Abdulhadi Al-Khawaja served as the Front Line Defenders Protection Coordinator for the Middle East and North Africa between 2008 and 2011, implementing programmes which brought much needed support to human rights defenders across the region. On 9 April 2011, Bahraini authorities arrested Abdulhadi Al-Khawaja as part of a campaign of repression following months-long pro-democracy mass protests. After his arrest, the human rights defender was subject to physical abuse, which ultimately required surgery.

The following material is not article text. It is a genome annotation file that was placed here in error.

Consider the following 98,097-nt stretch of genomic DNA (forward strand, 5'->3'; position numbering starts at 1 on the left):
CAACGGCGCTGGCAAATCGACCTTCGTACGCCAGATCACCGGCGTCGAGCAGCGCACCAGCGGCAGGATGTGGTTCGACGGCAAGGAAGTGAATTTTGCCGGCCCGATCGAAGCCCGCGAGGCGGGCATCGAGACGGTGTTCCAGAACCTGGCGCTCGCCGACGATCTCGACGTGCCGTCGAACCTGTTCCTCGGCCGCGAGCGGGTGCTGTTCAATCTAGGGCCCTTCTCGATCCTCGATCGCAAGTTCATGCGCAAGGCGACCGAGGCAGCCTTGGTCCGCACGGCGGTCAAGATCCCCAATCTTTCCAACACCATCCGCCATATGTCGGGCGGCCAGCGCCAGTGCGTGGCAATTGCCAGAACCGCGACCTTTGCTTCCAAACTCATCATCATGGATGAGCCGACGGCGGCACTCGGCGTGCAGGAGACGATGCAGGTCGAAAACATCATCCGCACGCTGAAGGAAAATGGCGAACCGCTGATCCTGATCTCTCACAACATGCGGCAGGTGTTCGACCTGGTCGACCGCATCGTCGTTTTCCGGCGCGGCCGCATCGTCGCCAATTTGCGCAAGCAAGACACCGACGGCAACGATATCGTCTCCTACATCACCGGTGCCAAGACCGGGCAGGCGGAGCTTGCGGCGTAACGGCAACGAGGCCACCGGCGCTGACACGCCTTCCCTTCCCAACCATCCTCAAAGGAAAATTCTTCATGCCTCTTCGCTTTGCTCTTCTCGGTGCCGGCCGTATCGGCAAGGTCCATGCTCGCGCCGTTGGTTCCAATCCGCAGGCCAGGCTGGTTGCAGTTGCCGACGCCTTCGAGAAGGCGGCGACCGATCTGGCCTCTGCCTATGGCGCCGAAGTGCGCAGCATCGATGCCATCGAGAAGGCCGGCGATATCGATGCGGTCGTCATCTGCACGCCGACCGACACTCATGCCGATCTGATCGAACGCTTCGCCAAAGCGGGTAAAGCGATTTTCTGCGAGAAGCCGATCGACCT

As established by the Bahrain Independent Commission of Inquiry (BICI) report, there was a general pattern of mistreatment of those detained in connection with the events of February and March 2011. The BICI also reported the use of systematic torture when conducting interrogations to extract information and, in some cases, confessions. Many of these techniques, which were used on a daily basis over a period of weeks and months, included severe beatings, forced standing, use of electro-shock devices and cigarettes, falaqa, verbal and sexual abuse, sleep deprivation, threats of rape, hanging and other humiliating and degrading techniques. The BICI recommended that those charged with offences related to non-violent political expression have their convictions reviewed and sentences commuted, or in certain cases, have outstanding charges against them dropped.